Volcker, Paul Adolph
Volcker, Paul Adolph,1927–2019, American economist, government official, and banker, b. Cape May, N.J. After working as an under secretary in the Treasury Department (1969–74) and as president of the New York Federal Reserve Bank (1975–79), he was appointed the chairman of the Board of Governors of the Federal Reserve SystemFederal Reserve System,
central banking system of the United States. Established in 1913, it began to operate in Nov., 1914. Its setup, although somewhat altered since its establishment, particularly by the Banking Act of 1935, has remained substantially the same.
..... Click the link for more information. in 1979. He pursued a restrictive monetary policy to combat inflation but was forced by a stagnant economy and high unemployment, which resulted from Federal Reserve policies, to support increased monetary growth during the mid-1980s. Volcker was succeeded as Federal Reserve Board chairman by Alan GreenspanGreenspan, Alan,
1926–, American economist, chairman of the Federal Reserve Board (1987–2006), b. New York City. Influenced by the philosophy of Ayn Rand, Greenspan is a strong supporter of the free market and an opponent of government intervention in the economy.
..... Click the link for more information. in 1987. He subsequently was successful as an investment banker, retiring in 1996.
In 1999 an official panel he headed that investigated Swiss banks' handling of the accounts of Holocaust victims issued a report that was critical of the banks but did not recommend any changes in a settlement reached in 1998 (see HolocaustHolocaust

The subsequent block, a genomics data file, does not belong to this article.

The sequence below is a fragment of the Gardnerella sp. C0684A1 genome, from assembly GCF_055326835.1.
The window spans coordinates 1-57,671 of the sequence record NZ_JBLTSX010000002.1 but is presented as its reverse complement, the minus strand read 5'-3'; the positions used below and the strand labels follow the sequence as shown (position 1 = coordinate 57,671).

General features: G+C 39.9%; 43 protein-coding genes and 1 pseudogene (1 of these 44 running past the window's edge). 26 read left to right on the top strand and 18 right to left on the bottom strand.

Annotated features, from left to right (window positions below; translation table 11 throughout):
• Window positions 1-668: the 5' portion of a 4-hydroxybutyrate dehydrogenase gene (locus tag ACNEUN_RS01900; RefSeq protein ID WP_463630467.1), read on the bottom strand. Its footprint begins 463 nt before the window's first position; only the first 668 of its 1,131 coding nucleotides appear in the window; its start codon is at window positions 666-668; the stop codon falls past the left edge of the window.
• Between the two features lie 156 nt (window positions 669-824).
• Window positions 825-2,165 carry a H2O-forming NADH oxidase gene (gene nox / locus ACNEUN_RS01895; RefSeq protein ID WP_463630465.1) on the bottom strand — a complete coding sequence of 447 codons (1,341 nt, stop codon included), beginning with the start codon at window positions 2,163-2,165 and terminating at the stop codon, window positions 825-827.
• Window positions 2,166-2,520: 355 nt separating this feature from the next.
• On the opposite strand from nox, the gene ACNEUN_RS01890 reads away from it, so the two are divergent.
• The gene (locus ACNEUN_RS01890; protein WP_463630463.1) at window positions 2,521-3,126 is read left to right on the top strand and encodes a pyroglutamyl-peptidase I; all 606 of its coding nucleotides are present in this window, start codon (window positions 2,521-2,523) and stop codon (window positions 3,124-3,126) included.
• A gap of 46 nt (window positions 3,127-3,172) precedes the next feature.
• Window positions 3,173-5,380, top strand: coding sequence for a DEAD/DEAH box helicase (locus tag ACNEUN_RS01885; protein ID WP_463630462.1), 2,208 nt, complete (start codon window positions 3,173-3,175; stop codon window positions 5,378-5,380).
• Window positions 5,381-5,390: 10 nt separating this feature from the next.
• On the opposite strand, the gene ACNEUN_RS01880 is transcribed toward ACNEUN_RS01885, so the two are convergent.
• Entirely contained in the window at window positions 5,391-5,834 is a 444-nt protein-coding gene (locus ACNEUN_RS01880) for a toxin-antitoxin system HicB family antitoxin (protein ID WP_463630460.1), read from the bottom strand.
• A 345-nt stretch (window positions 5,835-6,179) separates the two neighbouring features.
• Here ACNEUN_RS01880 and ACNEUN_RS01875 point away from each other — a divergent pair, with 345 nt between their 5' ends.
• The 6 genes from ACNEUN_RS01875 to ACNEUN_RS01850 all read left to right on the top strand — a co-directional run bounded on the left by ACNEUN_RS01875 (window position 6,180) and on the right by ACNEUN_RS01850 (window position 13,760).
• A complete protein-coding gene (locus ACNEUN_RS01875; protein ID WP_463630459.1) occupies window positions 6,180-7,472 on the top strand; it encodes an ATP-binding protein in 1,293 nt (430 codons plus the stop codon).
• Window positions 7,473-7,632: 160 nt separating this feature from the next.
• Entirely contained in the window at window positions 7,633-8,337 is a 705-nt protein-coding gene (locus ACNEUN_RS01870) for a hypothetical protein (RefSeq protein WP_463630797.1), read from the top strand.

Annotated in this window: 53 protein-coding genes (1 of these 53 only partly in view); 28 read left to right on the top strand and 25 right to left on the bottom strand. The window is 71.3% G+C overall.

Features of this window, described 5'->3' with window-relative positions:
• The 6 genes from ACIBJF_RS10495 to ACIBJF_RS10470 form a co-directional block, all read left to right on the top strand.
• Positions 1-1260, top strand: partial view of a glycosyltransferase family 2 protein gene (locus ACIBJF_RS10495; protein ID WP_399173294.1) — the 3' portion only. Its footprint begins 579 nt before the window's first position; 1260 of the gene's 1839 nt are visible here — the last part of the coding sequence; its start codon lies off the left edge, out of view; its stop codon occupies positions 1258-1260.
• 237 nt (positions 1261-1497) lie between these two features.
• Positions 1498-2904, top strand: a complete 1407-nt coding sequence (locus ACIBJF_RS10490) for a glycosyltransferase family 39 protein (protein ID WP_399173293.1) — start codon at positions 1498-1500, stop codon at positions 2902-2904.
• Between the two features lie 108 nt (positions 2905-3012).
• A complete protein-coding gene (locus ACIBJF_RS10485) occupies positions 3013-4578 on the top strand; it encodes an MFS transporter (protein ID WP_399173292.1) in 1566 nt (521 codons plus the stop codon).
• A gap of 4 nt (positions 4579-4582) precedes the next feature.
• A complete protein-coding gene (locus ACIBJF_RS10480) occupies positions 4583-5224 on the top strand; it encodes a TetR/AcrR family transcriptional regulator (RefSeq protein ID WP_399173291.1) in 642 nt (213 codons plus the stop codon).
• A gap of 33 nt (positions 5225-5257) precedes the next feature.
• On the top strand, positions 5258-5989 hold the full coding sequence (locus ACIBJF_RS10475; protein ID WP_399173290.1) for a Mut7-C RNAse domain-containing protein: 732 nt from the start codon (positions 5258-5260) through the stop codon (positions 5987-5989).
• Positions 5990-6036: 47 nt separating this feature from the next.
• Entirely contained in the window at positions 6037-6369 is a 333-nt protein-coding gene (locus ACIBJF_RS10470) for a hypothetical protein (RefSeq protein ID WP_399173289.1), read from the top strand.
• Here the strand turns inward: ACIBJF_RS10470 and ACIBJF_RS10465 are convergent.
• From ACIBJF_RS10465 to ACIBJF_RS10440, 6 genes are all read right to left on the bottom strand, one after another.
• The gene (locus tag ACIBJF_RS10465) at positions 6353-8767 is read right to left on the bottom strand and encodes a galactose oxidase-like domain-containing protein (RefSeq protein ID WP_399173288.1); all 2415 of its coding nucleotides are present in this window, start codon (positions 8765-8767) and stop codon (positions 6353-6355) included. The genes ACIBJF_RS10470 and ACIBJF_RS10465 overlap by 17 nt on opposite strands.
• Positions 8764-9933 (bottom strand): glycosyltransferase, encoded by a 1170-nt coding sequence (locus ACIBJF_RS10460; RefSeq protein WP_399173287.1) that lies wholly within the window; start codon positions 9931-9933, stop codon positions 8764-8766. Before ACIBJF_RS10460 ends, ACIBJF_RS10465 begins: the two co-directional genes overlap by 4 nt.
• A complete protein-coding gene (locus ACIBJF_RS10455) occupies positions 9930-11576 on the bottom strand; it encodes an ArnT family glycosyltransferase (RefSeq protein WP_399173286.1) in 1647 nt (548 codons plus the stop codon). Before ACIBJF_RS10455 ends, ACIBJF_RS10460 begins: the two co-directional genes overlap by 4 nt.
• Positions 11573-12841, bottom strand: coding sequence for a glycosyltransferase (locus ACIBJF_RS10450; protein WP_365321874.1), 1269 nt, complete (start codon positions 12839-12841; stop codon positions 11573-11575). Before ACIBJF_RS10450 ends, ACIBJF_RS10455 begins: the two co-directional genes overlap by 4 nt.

, name given to the period of persecution and extermination of European Jews by Nazi Germany. Romani (Gypsies), homosexuals, Jehovah's Witnesses, the disabled, and others were also victims of the Holocaust.
..... Click the link for more information. ). Volcker was chairman of the International Accounting Standards Committee Foundation from 2000 to 2006 and, in the wake of the Enron bankruptcy, headed (2002) an independent oversight board at Arthur Andersen, the accounting firm that was responsible for auditing Enron. He also chaired (2004–5) the UN's investigation into wrongdoing in the UN oil-for-food program for Iraq. As the head (2009–11) of the Economy Recovery Advisory Board, he was critical of banking practices and proposed restricting banks from using deposits for high-risk investments, which was enacted into law and became known as the Volcker rule. Volcker is the author, with Toyoo Gyohten, of Changing Fortunes: The World's Money and the Threat to American Leadership (1992).
See his memoir (2018); biography by J. B. Treaster (2004); biography of his professional life by W. L. Silber (2012); study by W. Greider (1988).